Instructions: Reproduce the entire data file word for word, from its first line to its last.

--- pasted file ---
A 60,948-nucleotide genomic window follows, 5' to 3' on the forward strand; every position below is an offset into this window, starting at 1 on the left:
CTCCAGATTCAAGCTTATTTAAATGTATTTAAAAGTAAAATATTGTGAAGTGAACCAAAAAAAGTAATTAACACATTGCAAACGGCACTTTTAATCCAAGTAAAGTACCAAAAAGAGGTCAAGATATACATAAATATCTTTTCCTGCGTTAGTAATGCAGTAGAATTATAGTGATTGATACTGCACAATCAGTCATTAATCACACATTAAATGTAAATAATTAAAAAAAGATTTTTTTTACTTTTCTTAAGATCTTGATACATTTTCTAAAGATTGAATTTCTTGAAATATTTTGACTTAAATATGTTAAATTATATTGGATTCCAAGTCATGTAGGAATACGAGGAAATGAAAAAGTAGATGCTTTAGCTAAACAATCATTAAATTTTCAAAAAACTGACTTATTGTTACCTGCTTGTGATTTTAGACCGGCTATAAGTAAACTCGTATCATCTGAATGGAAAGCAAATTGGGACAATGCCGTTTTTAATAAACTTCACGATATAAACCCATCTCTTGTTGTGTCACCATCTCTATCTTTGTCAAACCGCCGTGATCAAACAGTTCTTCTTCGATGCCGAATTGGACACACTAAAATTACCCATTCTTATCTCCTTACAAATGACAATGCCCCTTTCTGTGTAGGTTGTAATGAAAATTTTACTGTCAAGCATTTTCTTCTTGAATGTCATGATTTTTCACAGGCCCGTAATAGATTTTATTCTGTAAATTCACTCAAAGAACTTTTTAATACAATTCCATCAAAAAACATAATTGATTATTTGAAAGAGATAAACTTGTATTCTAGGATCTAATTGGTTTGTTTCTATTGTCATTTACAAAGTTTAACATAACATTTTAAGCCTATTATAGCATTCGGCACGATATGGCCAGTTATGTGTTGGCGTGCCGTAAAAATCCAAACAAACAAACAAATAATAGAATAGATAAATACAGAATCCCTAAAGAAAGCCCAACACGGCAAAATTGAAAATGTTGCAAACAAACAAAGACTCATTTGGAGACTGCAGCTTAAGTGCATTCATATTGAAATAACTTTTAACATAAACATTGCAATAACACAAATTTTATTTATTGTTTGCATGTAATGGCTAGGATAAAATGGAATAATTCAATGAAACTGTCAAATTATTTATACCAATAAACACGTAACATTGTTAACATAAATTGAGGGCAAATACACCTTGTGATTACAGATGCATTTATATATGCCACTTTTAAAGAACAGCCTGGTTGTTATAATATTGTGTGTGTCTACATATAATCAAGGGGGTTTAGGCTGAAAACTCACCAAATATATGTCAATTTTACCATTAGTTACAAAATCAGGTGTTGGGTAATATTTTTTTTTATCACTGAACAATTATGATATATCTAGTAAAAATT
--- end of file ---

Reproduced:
A 60,948-nucleotide genomic window follows, 5' to 3' on the forward strand; every position below is an offset into this window, starting at 1 on the left:
CTCCAGATTCAAGCTTATTTAAATGTATTTAAAAGTAAAATATTGTGAAGTGAACCAAAAAAAGTAATTAACACATTGCAAACGGCACTTTTAATCCAAGTAAAGTACCAAAAAGAGGTCAAGATATACATAAATATCTTTTCCTGCGTTAGTAATGCAGTAGAATTATAGTGATTGATACTGCACAATCAGTCATTAATCACACATTAAATGTAAATAATTAAAAAAAGATTTTTTTTACTTTTCTTAAGATCTTGATACATTTTCTAAAGATTGAATTTCTTGAAATATTTTGACTTAAATATGTTAAATTATATTGGATTCCAAGTCATGTAGGAATACGAGGAAATGAAAAAGTAGATGCTTTAGCTAAACAATCATTAAATTTTCAAAAAACTGACTTATTGTTACCTGCTTGTGATTTTAGACCGGCTATAAGTAAACTCGTATCATCTGAATGGAAAGCAAATTGGGACAATGCCGTTTTTAATAAACTTCACGATATAAACCCATCTCTTGTTGTGTCACCATCTCTATCTTTGTCAAACCGCCGTGATCAAACAGTTCTTCTTCGATGCCGAATTGGACACACTAAAATTACCCATTCTTATCTCCTTACAAATGACAATGCCCCTTTCTGTGTAGGTTGTAATGAAAATTTTACTGTCAAGCATTTTCTTCTTGAATGTCATGATTTTTCACAGGCCCGTAATAGATTTTATTCTGTAAATTCACTCAAAGAACTTTTTAATACAATTCCATCAAAAAACATAATTGATTATTTGAAAGAGATAAACTTGTATTCTAGGATCTAATTGGTTTGTTTCTATTGTCATTTACAAAGTTTAACATAACATTTTAAGCCTATTATAGCATTCGGCACGATATGGCCAGTTATGTGTTGGCGTGCCGTAAAAATCCAAACAAACAAACAAATAATAGAATAGATAAATACAGAATCCCTAAAGAAAGCCCAACACGGCAAAATTGAAAATGTTGCAAACAAACAAAGACTCATTTGGAGACTGCAGCTTAAGTGCATTCATATTGAAATAACTTTTAACATAAACATTGCAATAACACAAATTTTATTTATTGTTTGCATGTAATGGCTAGGATAAAATGGAATAATTCAATGAAACTGTCAAATTATTTATACCAATAAACACGTAACATTGTTAACATAAATTGAGGGCAAATACACCTTGTGATTACAGATGCATTTATATATGCCACTTTTAAAGAACAGCCTGGTTGTTATAATATTGTGTGTGTCTACATATAATCAAGGGGGTTTAGGCTGAAAACTCACCAAATATATGTCAATTTTACCATTAGTTACAAAATCAGGTGTTGGGTAATATTTTTTTTTATCACTGAACAATTATGATATATCTAGTAAAAATT